Haren’s night ruined with one bad pitch

ANAHEIM, Calif. — The pitcher and the manager agreed on two salient points Friday night.

The pitcher felt good, and the pitcher made one critical mistake.

Sometimes that’s all it takes. Dan Haren knows that as well as anyone.

The Angels right-hander threw a pretty good game against the Arizona Diamondbacks in the opener of a three-game series at Angel Stadium. The one pitch he threw that he’d like to have back was a three-run sixth-inning homer by Arizona’s Aaron Hill.

Forget everything else. That was the decisive blow in the D-Backs’ 5-0 win.

“I was cruising along and just made that one bad pitch,” Haren said. “The game was over right there.”

Essentially it was, although you’d have to dismiss the fact that the Angels were held to a mere three hits by three Diamondbacks pitchers and were shut out for the 14th time this season. The first five batters in their lineup were a combined 0 for 20.

There was plenty of credit for Arizona starter Trevor Cahill, who pitched into the eighth and permitted just five base runners in the first seven innings, all with two outs. The Angels got only two men as far as second base.

So no matter how well Haren might have pitched, he wasn’t getting any offensive support. And this was a game against the team that traded him to the Angels in July 2010. You bet he wanted to beat the D-Backs.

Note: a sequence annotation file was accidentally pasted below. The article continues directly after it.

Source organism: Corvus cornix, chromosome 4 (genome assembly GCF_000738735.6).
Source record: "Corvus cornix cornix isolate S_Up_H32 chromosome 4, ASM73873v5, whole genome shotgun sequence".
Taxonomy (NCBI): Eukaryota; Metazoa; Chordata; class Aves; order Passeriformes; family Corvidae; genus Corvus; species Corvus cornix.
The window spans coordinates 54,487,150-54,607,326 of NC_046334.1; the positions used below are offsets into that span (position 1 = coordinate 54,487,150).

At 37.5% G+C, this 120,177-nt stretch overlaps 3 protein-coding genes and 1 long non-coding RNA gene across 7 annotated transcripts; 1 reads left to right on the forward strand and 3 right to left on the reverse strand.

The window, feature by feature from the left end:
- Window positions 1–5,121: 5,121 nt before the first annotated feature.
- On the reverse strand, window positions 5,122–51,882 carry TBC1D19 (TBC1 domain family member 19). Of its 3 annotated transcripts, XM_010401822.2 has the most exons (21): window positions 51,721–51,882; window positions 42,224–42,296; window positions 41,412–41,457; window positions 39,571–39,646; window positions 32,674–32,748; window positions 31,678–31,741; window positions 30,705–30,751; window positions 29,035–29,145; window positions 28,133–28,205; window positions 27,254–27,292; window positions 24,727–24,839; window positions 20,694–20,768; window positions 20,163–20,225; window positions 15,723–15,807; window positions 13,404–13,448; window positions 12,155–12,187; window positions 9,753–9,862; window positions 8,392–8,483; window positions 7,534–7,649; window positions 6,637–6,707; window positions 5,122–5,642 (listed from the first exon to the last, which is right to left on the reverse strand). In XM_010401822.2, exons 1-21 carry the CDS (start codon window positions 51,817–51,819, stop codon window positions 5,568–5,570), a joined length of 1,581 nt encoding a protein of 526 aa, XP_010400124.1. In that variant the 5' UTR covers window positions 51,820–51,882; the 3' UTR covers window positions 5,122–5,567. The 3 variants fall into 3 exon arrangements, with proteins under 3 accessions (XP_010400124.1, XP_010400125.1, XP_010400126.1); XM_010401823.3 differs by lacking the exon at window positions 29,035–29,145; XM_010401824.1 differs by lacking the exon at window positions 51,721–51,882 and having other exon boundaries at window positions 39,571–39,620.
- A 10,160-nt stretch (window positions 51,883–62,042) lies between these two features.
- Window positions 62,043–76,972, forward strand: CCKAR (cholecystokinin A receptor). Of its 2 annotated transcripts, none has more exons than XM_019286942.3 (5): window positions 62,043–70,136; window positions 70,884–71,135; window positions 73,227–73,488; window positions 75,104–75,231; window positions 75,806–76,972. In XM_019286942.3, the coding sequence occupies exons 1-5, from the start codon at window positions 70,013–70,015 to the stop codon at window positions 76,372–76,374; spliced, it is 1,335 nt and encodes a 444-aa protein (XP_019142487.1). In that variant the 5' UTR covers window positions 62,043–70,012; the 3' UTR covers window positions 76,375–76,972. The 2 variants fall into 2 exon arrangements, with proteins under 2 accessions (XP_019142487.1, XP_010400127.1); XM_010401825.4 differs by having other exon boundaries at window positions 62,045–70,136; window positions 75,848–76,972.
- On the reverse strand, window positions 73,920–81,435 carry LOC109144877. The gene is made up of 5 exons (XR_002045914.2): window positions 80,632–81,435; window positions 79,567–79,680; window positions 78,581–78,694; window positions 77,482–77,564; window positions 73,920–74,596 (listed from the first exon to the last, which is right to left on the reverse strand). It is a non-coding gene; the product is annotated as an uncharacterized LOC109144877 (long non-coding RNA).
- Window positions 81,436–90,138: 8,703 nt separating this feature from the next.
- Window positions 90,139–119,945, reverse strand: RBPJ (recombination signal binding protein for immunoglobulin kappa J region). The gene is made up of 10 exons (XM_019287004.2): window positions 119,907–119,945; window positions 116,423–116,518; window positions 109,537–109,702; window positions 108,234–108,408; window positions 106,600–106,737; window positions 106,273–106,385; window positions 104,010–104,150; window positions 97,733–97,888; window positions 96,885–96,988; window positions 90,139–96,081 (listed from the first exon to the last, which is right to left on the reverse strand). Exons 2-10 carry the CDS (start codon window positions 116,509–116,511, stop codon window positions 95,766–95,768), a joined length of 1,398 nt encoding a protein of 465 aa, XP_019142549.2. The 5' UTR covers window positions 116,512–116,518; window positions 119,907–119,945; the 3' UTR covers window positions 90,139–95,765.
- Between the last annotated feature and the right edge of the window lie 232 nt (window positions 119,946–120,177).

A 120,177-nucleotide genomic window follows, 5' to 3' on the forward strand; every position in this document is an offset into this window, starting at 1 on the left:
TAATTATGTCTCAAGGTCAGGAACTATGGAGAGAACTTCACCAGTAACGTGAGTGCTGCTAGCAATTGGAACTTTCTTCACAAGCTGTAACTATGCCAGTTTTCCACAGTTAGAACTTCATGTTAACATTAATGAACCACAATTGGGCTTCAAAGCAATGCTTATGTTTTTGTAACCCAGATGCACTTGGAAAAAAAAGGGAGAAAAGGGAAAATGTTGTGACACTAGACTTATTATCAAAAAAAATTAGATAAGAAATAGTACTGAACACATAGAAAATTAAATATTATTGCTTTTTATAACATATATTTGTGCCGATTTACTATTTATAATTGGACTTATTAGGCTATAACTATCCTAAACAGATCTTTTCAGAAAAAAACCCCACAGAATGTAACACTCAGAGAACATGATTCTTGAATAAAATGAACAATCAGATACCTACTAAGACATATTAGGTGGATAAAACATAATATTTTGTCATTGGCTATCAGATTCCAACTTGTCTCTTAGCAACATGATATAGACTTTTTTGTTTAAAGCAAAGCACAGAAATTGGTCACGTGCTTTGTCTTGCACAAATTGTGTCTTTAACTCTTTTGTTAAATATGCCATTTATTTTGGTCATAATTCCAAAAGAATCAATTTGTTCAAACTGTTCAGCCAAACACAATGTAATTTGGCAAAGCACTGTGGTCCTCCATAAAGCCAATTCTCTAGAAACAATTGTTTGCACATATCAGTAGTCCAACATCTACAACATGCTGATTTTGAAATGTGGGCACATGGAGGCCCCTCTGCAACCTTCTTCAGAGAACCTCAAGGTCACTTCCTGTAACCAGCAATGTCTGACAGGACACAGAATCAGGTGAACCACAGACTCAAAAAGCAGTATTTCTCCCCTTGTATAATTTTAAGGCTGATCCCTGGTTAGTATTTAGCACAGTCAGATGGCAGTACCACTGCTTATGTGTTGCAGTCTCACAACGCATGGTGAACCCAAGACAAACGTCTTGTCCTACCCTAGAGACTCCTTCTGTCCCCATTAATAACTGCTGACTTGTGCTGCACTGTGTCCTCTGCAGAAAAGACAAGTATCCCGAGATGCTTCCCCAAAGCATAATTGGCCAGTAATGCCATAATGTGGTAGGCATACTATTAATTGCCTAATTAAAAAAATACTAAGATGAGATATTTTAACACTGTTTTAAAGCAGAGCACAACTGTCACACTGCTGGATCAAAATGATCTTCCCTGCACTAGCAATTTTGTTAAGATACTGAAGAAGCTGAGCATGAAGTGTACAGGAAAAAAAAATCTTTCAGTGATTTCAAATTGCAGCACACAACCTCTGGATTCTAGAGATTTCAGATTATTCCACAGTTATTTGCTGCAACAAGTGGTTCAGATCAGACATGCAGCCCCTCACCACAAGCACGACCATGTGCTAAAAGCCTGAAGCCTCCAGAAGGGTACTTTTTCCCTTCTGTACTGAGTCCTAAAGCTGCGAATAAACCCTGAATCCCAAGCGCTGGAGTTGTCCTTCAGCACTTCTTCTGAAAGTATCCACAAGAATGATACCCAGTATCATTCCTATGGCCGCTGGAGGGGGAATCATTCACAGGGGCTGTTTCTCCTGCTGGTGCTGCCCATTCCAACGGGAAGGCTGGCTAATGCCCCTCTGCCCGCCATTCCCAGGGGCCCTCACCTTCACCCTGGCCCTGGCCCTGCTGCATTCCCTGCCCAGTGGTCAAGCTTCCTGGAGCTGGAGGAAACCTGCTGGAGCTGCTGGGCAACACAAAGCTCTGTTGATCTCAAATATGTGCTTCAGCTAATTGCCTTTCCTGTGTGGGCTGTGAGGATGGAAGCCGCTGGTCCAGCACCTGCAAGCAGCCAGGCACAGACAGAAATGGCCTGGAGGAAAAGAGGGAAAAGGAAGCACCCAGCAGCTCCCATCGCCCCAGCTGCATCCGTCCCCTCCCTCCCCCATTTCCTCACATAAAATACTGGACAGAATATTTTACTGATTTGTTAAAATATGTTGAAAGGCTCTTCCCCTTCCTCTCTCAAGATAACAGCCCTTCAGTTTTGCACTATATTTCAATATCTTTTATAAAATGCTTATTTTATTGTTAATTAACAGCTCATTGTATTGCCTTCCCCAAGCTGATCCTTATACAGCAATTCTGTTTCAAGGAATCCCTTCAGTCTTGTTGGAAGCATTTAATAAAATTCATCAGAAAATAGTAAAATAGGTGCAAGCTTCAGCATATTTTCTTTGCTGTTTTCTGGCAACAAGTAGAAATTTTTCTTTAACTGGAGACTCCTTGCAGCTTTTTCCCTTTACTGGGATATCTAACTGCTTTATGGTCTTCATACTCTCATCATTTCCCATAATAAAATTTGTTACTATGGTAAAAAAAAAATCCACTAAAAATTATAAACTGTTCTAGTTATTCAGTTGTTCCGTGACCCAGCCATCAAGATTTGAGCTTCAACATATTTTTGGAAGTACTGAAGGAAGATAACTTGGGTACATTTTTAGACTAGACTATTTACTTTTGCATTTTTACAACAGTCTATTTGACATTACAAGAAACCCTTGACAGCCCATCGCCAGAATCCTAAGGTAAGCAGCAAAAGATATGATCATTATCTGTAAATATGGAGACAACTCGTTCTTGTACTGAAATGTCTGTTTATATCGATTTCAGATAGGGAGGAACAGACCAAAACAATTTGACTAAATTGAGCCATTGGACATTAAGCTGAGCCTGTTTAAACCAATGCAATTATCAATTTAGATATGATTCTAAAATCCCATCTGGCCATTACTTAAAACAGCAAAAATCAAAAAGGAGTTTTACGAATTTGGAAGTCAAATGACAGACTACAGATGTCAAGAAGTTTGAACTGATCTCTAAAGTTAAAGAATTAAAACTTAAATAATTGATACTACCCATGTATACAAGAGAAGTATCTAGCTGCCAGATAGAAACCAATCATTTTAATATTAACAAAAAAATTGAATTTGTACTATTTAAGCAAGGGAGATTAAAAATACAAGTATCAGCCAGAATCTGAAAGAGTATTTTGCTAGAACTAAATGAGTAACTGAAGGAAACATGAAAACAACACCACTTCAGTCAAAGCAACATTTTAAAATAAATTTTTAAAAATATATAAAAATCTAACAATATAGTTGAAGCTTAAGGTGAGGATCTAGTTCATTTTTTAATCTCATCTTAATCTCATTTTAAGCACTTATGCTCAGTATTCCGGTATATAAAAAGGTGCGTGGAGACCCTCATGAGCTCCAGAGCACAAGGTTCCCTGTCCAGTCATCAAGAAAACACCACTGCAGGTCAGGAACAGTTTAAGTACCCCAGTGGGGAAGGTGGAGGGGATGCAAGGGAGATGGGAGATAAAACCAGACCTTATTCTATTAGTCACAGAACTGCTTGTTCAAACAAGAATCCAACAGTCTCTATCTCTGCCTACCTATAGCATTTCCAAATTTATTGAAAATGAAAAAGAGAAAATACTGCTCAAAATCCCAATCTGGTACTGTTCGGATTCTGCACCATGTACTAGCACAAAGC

“I wanted it bad,” he said. “Coming out, I felt great. I’ve just got to tip my hat to them. I didn’t make too many mistakes, to be honest with you, but the ones I did make, they made me pay.”

The only one that really mattered was the 1-0 pitch to Hill. It followed a one-out double by Jason Kubel and a two-out intentional walk to Miguel Montero.

Haren initially threw two balls out of the strike zone to Montero, hoping he’d chase. Then it was decided to just put him on and face Hill.

Here’s how Scioscia described the decision to walk Montero, who had struck out in the first and drove a single to center in the fourth after fouling off eight pitches.

“Montero had just had two really good at-bats,” he said. “The first one, Dan threw a 3-2 split and struck him out. The next one must’ve been at least a 10-pitch at-bat and he lined a single to left-center.

“That was a situation where we definitely trust Dan enough to get a feel for it, and he wanted to try to expand the zone a little once it became 2 and 0. We felt it was better to start with a fresh count with Hill, and unfortunately he got hold of a 1-0 cutter and hit it out of the park.”

Here was Haren’s thinking: “They wanted to walk Montero. I wanted to at least try to get him out with some balls (out of the strike zone). I threw two balls inside that he didn’t chase, so I went ahead and put him on and took my chances with Hill.”

Until then, Haren and Cahill were in control. Haren gave up three consecutive hits to begin the game, then retired 15 of the next 16 batters. Cahill set down 14 of the first 16 he faced and gave up just one hit through four innings.

“Tonight could’ve gone either way,” Scioscia said. “I thought Dan was throwing the ball well. They bunched some hits in the sixth inning, but his stuff was good. He just missed with that 1-0 pitch (to Hill).”

It was enough to send Haren to his seventh loss of the season. Considering how well he felt, the result was aggravating.

“I actually felt great,” he said. “I haven’t felt that good in a while. I know the numbers weren’t good. It was really that one mistake to Hill.”

That’s all it takes.